3 Things Being A Hostess Taught Me About The Accessibility Of Fine Dining

by Desiree Johnson
W2 Photography

If you are like me, a middle class, average, everyday American, when you hear "upscale" or "fine dining," you get an idea of something from a scene in "Titanic."

There are elegant tablecloths, classical music, overpriced food and a very elitist environment that would have any of us feeling more like Jack Dawson: a fish out of water and running for the nearest McDonald's. I grew up in central Texas, and if you were to tell me we're going somewhere nice, then I'm probably thinking Olive Garden, Benihana's or a steakhouse chain that can serve the entire family for around $50. There is a comfort in knowing I can go anywhere in the United States and dine at my local Outback and the food, service and price point will arguably be the same.

I didn't grow up with the luxuries that a fine dining experience can afford a person and I'm OK with that. Outside of a really elite steakhouse for junior prom and an etiquette seminar in college, my knowledge of the world where chefs craft food for my palette was only a far concept I drew from movies and TV.

When I was given the opportunity to work in an upscale facility here in Chicago, I was skeptical to say the least. It was a smaller place, but I still had no background or work experience in the fine dining environment.

My only restaurant experience prior to my upscale restaurant here in Chicago was at a TGI Friday's where I was hostess from the ages 16 to 18. I loved it. Being a hostess was as fulfilling for my teenage self as it could get. You get paid to seat people, smile, greet them and occasionally run food from the kitchen or bus a table.

The world of fine dining requires so much more than I anticipated when I first got the job last fall, and I'll always appreciate the lessons it has taught me.

1. The food is worth every single penny.

The chef works with an expert team that went to culinary school and handcrafts the fresh food that is brought in daily to the facility. When I say fresh, I mean there is emphasis put on the fact. Many items like seafood, truffles and caviar are imported from outside the state, and even the country.

Chefs get to create and customize their menus on a daily/weekly basis, depending on their vision or concept for the restaurant. They have the upmost creative freedom and liberties to adapt the flavors and food for their customers. Special preparation is done with a somali or wine expert to pair the correct wines to help accentuate or elevate the taste of certain flavors in a dish. So if you have the extra dough to take up the wine recommendations, it benefits the customer in more ways than just getting a buzz.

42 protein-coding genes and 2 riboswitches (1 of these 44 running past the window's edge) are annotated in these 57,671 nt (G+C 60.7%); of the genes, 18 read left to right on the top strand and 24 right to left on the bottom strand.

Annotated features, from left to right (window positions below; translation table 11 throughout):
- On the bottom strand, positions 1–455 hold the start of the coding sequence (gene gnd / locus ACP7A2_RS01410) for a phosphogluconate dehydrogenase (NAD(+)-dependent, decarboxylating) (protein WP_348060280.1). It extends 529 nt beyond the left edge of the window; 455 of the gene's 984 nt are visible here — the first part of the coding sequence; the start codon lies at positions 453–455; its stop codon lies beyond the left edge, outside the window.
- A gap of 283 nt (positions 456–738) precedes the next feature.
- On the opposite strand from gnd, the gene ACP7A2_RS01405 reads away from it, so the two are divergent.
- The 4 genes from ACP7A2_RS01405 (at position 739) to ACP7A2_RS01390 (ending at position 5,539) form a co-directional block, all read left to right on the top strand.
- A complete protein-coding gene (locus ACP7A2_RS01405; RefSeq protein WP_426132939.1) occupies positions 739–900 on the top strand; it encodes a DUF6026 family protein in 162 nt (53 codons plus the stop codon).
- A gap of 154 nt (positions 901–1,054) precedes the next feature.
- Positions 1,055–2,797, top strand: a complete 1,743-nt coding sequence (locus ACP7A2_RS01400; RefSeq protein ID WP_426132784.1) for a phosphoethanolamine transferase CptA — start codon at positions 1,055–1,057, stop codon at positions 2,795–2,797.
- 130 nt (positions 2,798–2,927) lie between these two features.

2. Fine dining is not exclusive to the rich.

Now, stay with me on this one. Yes the majority of clientele I interacted with wear Burberry, furs and threw down a black American Express card on dinner like they were at your local chipotle. It totally happens about 70 percent of the time. I'd be lying if I told you that wasn't the majority of our demographic.

However; we had many people who used fine dining as a chance to celebrate birthdays, engagements, anniversaries and just treating themselves out to somewhere nice.

I encountered many people who gushed and were floored by the fine dining experience because it was their first time, and they had never been somewhere that such excellent service and food. It may be once a year that you treat yourself, but if you're going to eat out, why not let it be a place where you're getting a full experience, versus just a plate of food to keep you full?

3. Ratings and reviews are imperative to the success and image of the restaurant.

We've all been to many stores and eateries where we get pushed or suggested to call and fill out a survey and tell some automated machine how the service was. In an upscale facility, whether the experience is good or bad, people flock to website like TripAdvisor, Yelp and Open Table to compliment, complain or state their opinion on their experience.

People are paying a hefty price for their meal (where I worked, it was anything from an average check of $90 to as much as $1,000), so every minuscule aspect of their time in the restaurant is dissected. Upscale restaurants thrive on reviews and ratings from newspapers and food critics, who can greatly affect the business that comes through the door. Therefore, making sure everyone is on their A game 100 percent of the time is imperative.

My time as a hostess was far different than when I worked at TGI Friday's, and even though I know it will be a while before I can comfortably drop $100 plus on a meal, I no longer view the fine dining world as something to fear or something I'm not worthy of.

My experience working as a hostess was so memorable, I made it a point to take my friends and expose them to what the fine dining world offers, even it was just for drinks.